In 1898, Fabry1 reported a previously undescribed cutaneous disorder which has since been termed angiokeratoma corporis diffusum. Over the next few decades, dermatological periodicals contained reports of other examples of this condition. It slowly became apparent that this disorder was not limited to the integument, and that the cutaneous lesions merely represent the earliest and most easily demonstrable evidence of a sometimes fatal syndrome involving multiple organs.2,3 We wish to report an additional case of this syndrome and briefly review the characteristic manifestations.
The cutaneous lesions are the earliest aberration and have been present in all reported cases. They consist of minute macules and papules which may or may not have an overlying scale. The lesions are dark blue-red to purple in color and may appear black in older individuals. Slight, if any, change on diascopic pressure is characteristic. They are scattered over the entire body but tend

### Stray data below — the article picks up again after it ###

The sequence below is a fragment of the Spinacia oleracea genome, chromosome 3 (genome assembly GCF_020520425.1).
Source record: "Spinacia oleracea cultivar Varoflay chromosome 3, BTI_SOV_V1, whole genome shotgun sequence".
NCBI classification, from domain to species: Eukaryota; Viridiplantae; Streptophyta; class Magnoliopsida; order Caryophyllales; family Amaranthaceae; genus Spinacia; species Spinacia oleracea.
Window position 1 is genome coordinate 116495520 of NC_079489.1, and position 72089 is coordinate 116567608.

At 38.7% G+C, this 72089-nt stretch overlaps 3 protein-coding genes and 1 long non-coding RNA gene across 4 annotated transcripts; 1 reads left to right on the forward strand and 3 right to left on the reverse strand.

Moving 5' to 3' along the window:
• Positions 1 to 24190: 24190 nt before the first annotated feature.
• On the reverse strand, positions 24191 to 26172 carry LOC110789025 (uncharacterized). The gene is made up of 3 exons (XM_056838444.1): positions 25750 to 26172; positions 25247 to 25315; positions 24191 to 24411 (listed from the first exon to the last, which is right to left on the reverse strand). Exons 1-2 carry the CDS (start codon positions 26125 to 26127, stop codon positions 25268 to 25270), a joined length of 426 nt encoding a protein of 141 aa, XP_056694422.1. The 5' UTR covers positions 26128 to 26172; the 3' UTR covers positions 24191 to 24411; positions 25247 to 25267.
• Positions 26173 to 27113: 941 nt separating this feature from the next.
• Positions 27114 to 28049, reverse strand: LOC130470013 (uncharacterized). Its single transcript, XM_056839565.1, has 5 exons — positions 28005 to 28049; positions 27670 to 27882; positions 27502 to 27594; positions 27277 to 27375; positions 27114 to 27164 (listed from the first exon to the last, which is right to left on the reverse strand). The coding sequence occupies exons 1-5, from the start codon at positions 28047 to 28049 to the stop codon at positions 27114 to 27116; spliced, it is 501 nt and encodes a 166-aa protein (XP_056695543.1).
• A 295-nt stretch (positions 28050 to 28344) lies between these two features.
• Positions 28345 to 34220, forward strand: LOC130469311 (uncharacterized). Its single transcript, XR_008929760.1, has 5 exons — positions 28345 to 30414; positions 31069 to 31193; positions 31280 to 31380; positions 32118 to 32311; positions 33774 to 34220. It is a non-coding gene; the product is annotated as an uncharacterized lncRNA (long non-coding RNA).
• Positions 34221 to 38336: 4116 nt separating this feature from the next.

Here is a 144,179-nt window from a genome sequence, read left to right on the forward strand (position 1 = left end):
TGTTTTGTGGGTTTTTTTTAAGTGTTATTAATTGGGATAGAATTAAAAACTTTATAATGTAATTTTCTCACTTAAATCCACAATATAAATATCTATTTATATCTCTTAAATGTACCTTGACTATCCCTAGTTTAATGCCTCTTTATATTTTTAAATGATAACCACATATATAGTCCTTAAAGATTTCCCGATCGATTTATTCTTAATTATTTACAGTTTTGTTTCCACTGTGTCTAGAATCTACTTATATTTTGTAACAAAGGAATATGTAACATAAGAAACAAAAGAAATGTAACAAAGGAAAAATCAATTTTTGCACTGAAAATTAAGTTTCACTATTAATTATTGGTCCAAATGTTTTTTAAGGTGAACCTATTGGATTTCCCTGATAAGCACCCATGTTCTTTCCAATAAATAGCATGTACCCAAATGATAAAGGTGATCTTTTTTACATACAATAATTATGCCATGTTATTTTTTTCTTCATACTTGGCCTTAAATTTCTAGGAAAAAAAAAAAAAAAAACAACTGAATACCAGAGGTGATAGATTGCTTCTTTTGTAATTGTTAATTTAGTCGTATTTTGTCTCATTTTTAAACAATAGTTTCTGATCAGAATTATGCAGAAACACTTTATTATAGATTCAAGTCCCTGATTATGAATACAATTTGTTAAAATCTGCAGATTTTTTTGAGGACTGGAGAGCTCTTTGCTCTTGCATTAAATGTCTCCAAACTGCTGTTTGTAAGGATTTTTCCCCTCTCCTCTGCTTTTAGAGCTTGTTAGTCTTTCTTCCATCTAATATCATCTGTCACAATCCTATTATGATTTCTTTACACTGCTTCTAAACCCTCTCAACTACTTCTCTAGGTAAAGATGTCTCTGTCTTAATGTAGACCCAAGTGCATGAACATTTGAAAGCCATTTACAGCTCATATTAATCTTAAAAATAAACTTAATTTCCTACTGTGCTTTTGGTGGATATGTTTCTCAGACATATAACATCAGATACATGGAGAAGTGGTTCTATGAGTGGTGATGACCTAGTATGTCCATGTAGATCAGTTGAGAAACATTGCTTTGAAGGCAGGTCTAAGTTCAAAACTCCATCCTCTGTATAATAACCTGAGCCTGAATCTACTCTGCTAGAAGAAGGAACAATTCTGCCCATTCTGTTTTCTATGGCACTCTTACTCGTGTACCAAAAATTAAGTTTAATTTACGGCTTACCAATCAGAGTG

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Country-Specific Mortality and Growth Failure in Infancy and Yound Children and Association With Material Stature
Use interactive graphics and maps to view and sort country-specific infant and early dhildhood mortality and growth failure data and their association with maternal
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